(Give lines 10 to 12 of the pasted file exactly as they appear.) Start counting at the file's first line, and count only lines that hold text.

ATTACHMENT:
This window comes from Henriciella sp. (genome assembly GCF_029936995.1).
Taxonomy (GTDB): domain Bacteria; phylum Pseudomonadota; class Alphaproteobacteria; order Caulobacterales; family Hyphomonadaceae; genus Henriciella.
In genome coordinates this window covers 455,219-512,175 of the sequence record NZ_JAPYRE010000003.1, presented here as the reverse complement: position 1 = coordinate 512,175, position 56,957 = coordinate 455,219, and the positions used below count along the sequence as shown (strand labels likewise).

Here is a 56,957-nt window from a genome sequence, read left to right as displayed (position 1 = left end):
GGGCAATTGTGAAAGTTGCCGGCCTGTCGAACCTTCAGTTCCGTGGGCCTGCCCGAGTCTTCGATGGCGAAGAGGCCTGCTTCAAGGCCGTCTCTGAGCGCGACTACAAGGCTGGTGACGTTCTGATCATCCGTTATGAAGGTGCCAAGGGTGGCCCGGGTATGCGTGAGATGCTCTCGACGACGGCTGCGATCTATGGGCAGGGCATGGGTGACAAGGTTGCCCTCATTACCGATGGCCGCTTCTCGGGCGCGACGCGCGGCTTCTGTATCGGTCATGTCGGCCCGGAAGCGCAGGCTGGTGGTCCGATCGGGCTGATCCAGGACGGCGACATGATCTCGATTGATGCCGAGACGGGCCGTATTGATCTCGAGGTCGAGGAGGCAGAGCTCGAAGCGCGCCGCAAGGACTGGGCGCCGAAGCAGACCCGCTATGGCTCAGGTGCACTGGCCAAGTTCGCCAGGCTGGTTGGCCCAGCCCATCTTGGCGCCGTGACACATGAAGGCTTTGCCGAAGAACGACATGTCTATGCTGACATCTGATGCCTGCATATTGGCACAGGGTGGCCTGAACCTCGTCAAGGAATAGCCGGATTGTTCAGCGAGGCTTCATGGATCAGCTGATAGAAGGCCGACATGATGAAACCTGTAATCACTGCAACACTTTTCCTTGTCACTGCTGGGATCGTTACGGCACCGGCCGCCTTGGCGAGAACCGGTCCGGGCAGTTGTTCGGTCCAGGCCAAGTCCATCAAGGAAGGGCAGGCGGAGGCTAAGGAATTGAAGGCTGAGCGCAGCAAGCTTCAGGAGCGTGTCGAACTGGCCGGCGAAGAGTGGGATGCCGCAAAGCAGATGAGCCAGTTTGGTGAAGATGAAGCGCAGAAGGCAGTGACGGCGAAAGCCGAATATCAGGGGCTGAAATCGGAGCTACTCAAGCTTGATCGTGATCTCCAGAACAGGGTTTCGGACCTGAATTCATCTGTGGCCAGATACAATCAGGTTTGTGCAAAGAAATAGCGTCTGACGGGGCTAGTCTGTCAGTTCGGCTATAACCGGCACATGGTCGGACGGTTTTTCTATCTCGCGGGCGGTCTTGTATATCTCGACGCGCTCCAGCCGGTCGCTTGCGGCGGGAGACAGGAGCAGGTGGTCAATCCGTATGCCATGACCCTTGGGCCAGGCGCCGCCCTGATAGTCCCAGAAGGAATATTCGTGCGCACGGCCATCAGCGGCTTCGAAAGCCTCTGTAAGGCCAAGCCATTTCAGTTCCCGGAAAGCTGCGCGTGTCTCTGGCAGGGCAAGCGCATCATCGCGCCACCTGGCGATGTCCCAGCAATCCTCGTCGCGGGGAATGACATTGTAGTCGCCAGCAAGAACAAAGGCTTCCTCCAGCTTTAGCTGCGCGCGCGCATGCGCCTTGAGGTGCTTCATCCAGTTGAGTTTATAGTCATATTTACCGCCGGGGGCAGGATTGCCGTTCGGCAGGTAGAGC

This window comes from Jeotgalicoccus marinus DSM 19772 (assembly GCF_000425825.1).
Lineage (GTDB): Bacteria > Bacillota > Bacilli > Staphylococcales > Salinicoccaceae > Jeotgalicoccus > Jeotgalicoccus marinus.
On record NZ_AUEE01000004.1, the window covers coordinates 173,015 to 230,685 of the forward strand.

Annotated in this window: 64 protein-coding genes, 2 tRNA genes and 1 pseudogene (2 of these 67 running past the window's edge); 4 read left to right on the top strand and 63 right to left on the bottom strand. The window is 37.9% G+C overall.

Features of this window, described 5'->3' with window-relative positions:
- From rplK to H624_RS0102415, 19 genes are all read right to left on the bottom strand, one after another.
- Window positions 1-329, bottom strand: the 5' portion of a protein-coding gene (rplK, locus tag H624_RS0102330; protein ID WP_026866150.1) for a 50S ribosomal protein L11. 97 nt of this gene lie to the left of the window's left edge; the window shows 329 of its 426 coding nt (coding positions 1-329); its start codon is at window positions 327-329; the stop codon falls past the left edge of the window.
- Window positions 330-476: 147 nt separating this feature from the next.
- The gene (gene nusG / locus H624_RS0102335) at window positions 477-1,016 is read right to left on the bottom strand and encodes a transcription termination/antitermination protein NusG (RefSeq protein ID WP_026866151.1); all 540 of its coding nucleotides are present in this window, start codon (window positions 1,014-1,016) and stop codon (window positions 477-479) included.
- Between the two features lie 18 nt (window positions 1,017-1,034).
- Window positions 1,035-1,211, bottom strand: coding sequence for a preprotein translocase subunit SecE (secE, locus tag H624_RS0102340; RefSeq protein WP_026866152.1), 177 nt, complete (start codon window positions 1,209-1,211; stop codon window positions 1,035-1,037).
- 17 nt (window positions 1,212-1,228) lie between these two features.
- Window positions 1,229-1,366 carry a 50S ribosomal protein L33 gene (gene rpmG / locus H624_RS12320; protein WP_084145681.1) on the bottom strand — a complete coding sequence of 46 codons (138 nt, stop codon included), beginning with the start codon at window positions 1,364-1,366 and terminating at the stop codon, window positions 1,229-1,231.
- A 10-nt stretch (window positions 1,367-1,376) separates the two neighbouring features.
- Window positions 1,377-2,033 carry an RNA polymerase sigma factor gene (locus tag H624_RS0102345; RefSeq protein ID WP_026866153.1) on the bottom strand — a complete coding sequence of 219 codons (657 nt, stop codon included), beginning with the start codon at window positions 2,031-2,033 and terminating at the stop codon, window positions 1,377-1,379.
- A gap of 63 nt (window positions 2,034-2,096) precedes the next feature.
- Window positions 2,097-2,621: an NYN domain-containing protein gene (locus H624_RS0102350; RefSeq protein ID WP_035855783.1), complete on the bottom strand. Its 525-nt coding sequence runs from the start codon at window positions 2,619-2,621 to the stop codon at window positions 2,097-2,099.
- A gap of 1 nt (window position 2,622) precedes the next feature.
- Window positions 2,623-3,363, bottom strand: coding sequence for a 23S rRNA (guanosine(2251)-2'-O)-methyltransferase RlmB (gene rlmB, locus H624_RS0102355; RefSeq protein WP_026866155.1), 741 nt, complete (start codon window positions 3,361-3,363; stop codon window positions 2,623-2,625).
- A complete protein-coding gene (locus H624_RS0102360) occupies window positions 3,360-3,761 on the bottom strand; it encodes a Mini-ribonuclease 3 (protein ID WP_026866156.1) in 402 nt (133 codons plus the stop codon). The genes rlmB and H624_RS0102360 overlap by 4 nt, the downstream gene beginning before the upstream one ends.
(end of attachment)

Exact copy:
Features of this window, described 5'->3' with window-relative positions:
- From rplK to H624_RS0102415, 19 genes are all read right to left on the bottom strand, one after another.
- Window positions 1-329, bottom strand: the 5' portion of a protein-coding gene (rplK, locus tag H624_RS0102330; protein ID WP_026866150.1) for a 50S ribosomal protein L11. 97 nt of this gene lie to the left of the window's left edge; the window shows 329 of its 426 coding nt (coding positions 1-329); its start codon is at window positions 327-329; the stop codon falls past the left edge of the window.